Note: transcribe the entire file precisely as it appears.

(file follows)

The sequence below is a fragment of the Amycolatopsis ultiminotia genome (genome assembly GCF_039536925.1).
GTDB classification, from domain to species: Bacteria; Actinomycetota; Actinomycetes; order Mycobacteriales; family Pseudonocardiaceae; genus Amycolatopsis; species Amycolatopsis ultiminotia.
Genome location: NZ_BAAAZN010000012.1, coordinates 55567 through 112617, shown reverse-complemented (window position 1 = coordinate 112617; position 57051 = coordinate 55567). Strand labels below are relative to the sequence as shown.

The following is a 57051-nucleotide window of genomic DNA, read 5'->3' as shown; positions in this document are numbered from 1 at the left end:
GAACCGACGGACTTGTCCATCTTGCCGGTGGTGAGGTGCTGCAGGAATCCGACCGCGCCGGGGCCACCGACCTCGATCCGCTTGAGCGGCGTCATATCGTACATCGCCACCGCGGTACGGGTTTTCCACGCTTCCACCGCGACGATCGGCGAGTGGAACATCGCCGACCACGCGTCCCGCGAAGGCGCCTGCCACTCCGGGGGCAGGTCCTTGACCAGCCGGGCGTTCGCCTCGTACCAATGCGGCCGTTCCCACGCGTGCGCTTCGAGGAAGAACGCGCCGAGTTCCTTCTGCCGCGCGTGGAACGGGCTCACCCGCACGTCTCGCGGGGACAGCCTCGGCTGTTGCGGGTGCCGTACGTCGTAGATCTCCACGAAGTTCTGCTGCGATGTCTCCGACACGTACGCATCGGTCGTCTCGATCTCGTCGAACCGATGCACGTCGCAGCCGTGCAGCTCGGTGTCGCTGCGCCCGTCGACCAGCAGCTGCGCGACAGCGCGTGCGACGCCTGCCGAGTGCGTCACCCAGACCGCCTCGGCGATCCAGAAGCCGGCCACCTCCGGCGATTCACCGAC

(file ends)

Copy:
The sequence below is a fragment of the Amycolatopsis ultiminotia genome (genome assembly GCF_039536925.1).
GTDB classification, from domain to species: Bacteria; Actinomycetota; Actinomycetes; order Mycobacteriales; family Pseudonocardiaceae; genus Amycolatopsis; species Amycolatopsis ultiminotia.
Genome location: NZ_BAAAZN010000012.1, coordinates 55567 through 112617, shown reverse-complemented (window position 1 = coordinate 112617; position 57051 = coordinate 55567). Strand labels below are relative to the sequence as shown.

The following is a 57051-nucleotide window of genomic DNA, read 5'->3' as shown; positions in this document are numbered from 1 at the left end:
GAACCGACGGACTTGTCCATCTTGCCGGTGGTGAGGTGCTGCAGGAATCCGACCGCGCCGGGGCCACCGACCTCGATCCGCTTGAGCGGCGTCATATCGTACATCGCCACCGCGGTACGGGTTTTCCACGCTTCCACCGCGACGATCGGCGAGTGGAACATCGCCGACCACGCGTCCCGCGAAGGCGCCTGCCACTCCGGGGGCAGGTCCTTGACCAGCCGGGCGTTCGCCTCGTACCAATGCGGCCGTTCCCACGCGTGCGCTTCGAGGAAGAACGCGCCGAGTTCCTTCTGCCGCGCGTGGAACGGGCTCACCCGCACGTCTCGCGGGGACAGCCTCGGCTGTTGCGGGTGCCGTACGTCGTAGATCTCCACGAAGTTCTGCTGCGATGTCTCCGACACGTACGCATCGGTCGTCTCGATCTCGTCGAACCGATGCACGTCGCAGCCGTGCAGCTCGGTGTCGCTGCGCCCGTCGACCAGCAGCTGCGCGACAGCGCGTGCGACGCCTGCCGAGTGCGTCACCCAGACCGCCTCGGCGATCCAGAAGCCGGCCACCTCCGGCGATTCACCGAC